These models are predominantly trained via Maximum Likelihood Estimation (MLE), which may not correspond to perceived quality of the generated text. Maximizing the likelihood is equivalent to minimizing the Kullback-Leibler (KL) divergence between the real data distribution P and the estimated model distribution G. However, the KL divergence is asymmetric and has well known limitations when used for training. Thus, this paper proposes to optimize the Jensen-Shannon divergence (JSD) between P and G instead.
The JSD requires an intermediate distribution which is a mixture between the true distribution P and the model distribution Q. In this paper, the authors suggest the use of a mediator which approximates this intermediate distribution. The generative model is then trained to minimize the estimated JSD provided by the mediator. This results in an iterative algorithm that alternates between updating the mediator and the generative model. It can also be viewed as a cooperative objective between the mediator and the generator to maximize the expected log likelihood for both P and G, which gives rise to the paper’s name Cooperative Training (CoT).
Although experiments in the paper are mostly language related, it is worth mentioning that such a strategy can, in principle, be applied to many other types of data. One caveat, however, is that applying CoT requires a factorized version of the density function, which is trivial for natural language since it can be represented using an RNN language model. For instance for images, one could opt to use a model like PixelRNN. However it may be prohibitively slow.
]]>Paper: “This looks like that: deep learning for interpretable image recognition”
Authors: Chaofan Chen, Oscar Li, Alina Barnett, Jonathan Su, Cynthia Rudin
Presenter: Cynthia Rudin
The aptly titled paper, "This looks like that," involves learning "prototypes" that correspond to common features characterizing object categories. The output of such a classifier is the object category and a set of prototypes that closely matches the sample image. The title-motivating interpretation is that this input image is that particular category because it looks like these other canonical images from that category.
This paper interested me because it was something new; specifically, a new application category that can be demonstrated on a small dataset. Digging deeper, you can see there is some technical machinery involved in figuring out an appropriate cost function for training the parameters of the model. But the key innovation here is the new application category. It’s only recently that we've had access to this set of fully parallel computing architectures, and to me, artificial intelligence is about figuring out what to do with all these parallel computing machines. What we end up doing with them is still totally up in the air and fills me with promise for the field.
One weakness, however, is the authors’ example prototypes. The authors claim their technique mimics the type of analysis performed by a specialist in explaining why certain objects fall within certain categories. In the supplementary materials, for example, we see an automatically classified image of a bird labelled with what is clearly its beak, upper tail, and lower tail. As an analogy, the author shows a human-labelled image of a bird with similarly named components. This is the strongest example in the paper of a set of components that are "interpretable.” Their idea is that the way a human would explain an image of a bird is by pointing to different parts of the object and suggesting “this is an image of a bird because it contains these essential features of a bird.” However, the other examples given, that of a truck placed beside multiple images of vehicles, for instance, don't seem to have the same level of interpretability; they just look like other pictures of vehicles and not “prototypical parts of images from a given class” as suggested in the paper’s introduction. This is, of course, a somewhat subjective criticism: figuring out how to make this more objective seems to be an area of future research.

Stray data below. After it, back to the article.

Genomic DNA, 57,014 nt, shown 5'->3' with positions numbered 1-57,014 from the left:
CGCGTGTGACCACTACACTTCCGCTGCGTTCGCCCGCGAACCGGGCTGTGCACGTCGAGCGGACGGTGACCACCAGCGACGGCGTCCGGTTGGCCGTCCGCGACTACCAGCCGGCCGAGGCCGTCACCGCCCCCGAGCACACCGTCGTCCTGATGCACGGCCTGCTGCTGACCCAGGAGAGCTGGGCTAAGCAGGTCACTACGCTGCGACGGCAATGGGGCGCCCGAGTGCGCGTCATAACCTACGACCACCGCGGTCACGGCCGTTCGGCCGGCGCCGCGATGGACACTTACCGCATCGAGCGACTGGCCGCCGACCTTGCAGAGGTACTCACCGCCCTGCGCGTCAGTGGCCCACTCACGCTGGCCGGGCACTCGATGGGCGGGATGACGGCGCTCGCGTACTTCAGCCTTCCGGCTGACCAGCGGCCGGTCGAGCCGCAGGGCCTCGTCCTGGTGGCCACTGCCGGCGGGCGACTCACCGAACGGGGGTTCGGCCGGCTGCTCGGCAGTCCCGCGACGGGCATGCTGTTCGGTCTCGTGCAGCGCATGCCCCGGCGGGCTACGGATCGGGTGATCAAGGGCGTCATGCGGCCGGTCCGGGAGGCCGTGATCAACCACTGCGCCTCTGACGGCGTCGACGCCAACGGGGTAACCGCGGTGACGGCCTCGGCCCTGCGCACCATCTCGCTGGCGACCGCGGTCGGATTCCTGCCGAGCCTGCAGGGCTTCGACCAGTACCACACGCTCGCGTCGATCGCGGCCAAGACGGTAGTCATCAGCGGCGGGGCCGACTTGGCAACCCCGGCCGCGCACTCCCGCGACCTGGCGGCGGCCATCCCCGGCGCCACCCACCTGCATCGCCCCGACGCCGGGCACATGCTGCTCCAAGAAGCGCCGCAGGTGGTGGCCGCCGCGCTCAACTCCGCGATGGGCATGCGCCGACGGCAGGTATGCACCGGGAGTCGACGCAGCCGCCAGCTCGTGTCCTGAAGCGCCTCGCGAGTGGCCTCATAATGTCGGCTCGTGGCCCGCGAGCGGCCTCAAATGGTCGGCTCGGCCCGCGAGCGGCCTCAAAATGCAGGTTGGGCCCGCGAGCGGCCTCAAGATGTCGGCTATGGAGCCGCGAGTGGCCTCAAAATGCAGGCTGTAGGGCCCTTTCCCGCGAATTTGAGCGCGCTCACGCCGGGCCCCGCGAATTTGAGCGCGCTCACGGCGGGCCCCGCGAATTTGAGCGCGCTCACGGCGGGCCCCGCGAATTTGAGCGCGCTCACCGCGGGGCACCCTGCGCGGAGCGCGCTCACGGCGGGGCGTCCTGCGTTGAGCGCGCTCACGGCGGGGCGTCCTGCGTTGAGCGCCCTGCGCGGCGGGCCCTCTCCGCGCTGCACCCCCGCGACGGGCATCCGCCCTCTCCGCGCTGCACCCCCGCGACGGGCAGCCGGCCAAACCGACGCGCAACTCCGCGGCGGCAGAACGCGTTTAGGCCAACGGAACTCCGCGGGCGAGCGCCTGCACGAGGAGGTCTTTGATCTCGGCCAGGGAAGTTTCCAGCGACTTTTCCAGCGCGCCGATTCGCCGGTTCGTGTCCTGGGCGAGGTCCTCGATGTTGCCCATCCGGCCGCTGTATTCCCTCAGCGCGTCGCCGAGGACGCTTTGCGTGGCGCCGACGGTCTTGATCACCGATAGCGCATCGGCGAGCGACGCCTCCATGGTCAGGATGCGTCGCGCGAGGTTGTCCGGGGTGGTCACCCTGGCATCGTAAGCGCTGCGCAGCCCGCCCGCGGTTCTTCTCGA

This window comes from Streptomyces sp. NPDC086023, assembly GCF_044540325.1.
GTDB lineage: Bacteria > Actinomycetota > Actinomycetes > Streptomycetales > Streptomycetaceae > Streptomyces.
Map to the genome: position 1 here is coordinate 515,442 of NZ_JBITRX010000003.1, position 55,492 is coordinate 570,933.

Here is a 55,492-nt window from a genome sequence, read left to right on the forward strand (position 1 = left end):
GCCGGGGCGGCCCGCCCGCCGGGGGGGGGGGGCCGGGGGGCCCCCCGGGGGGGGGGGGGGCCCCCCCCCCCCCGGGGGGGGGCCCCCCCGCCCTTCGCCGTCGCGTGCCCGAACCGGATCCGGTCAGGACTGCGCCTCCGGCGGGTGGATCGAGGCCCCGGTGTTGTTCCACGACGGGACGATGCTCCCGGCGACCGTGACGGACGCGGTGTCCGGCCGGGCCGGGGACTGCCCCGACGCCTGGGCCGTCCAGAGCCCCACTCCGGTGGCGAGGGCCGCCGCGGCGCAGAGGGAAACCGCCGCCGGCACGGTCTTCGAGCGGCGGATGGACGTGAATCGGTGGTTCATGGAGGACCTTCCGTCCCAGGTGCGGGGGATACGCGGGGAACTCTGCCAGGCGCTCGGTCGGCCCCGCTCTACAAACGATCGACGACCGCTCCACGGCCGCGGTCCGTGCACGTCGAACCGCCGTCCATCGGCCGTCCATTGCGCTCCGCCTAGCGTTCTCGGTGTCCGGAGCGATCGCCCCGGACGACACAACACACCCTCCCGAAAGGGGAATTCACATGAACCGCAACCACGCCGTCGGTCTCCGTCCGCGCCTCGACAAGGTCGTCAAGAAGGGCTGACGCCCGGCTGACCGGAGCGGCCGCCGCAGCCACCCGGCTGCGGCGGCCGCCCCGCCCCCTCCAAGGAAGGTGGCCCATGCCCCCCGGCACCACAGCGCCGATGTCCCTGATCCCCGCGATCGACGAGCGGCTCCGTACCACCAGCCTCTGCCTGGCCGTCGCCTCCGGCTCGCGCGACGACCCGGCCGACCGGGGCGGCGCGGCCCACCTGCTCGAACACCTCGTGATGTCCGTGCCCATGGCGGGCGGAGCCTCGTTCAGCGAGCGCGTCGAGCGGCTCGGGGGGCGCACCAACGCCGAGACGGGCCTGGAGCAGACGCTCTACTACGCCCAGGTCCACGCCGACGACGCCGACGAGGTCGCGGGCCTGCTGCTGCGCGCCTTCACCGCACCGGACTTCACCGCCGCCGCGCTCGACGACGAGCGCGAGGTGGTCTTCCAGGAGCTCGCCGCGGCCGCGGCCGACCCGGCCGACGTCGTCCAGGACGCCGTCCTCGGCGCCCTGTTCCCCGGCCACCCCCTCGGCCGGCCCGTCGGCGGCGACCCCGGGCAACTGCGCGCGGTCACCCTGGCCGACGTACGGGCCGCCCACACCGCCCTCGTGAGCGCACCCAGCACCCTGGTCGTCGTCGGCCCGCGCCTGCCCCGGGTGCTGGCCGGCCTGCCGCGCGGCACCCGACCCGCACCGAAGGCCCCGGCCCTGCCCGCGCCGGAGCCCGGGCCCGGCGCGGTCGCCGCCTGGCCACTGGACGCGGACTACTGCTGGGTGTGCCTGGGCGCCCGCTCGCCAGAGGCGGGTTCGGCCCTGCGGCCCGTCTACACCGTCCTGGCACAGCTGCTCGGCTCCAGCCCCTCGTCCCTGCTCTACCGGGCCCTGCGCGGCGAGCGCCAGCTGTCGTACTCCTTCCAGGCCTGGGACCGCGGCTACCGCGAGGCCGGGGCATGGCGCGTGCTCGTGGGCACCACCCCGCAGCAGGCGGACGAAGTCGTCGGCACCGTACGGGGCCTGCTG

Overall, I found it notable that this paper only tested the algorithm on CIFAR 10 and 10 classes from CUB-200-2011 (two small datasets), which conceptually may be seen as limiting the scope, but it presented a novel application that was very well received by the audience.
Paper: Robust Physical-World Attacks on Deep Learning Visual Classification
Authors: Kevin Eykholt, Ivan Evtimov, Earlence Fernandes, Bo Li, Amir Rahmati, Chaowei Xiao, Atul Prakash, Tadayoshi Kohno, Dawn Song
Presenter: Dawn Song
In this talk, Dawn Song presented work on what she and her fellow authors call “Robust Physical Perturbations”. The perturbations in this case are part of the adversarial attacks whose purpose is to illuminate weaknesses in or outright break existing classifying techniques. In this case, Dawn showed a video of a stop sign with a type of physical altercation resembling graffiti, then demonstrated how the stop sign was subsequently misinterpreted as a speed limit sign reading "45 mph." In addition to this problem, the stop sign was misclassified as a speed limit sign from many different angles and distances throughout the duration of the video. These errors have obvious safety implications, which I will examine below:
There was a concrete connection to a real engineering problem – the autonomous vehicle safety problem. For instance, a nefarious actor could decide to vandalize stop signs so they’d appear as real stop signs to a human observer, but they’d be classified as something that doesn’t require stopping and could cause an accident.